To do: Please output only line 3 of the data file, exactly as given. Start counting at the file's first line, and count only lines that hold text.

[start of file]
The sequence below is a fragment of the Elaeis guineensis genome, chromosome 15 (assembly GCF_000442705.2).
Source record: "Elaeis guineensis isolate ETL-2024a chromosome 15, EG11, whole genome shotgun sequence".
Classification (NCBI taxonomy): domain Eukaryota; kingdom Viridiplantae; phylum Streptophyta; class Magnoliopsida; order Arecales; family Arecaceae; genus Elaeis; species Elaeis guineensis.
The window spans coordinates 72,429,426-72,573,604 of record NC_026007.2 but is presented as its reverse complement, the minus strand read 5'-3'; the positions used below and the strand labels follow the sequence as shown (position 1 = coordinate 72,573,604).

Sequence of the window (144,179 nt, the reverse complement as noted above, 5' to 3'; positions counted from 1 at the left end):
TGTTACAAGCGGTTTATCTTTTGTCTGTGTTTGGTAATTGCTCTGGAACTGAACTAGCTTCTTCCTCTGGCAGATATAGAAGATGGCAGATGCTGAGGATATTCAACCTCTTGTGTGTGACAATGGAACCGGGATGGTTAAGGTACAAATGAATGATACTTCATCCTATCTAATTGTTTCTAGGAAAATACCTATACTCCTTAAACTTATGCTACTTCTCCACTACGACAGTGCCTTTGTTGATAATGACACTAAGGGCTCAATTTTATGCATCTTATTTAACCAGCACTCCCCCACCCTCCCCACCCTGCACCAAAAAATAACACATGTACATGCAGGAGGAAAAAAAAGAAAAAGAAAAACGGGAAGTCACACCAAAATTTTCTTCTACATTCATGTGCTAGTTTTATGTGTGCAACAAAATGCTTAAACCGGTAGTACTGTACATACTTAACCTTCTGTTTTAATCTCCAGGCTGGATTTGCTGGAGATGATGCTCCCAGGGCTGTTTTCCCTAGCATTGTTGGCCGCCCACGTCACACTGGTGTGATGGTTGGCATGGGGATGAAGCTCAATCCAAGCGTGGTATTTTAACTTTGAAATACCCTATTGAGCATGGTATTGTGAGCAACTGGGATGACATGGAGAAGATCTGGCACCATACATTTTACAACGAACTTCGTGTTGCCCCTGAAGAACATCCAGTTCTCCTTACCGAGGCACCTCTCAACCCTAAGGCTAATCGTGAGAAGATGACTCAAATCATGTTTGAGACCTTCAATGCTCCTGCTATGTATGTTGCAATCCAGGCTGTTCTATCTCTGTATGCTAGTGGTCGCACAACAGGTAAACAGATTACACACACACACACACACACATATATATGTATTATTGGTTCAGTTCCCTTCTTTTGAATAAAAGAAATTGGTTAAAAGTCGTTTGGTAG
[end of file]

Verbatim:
Classification (NCBI taxonomy): domain Eukaryota; kingdom Viridiplantae; phylum Streptophyta; class Magnoliopsida; order Arecales; family Arecaceae; genus Elaeis; species Elaeis guineensis.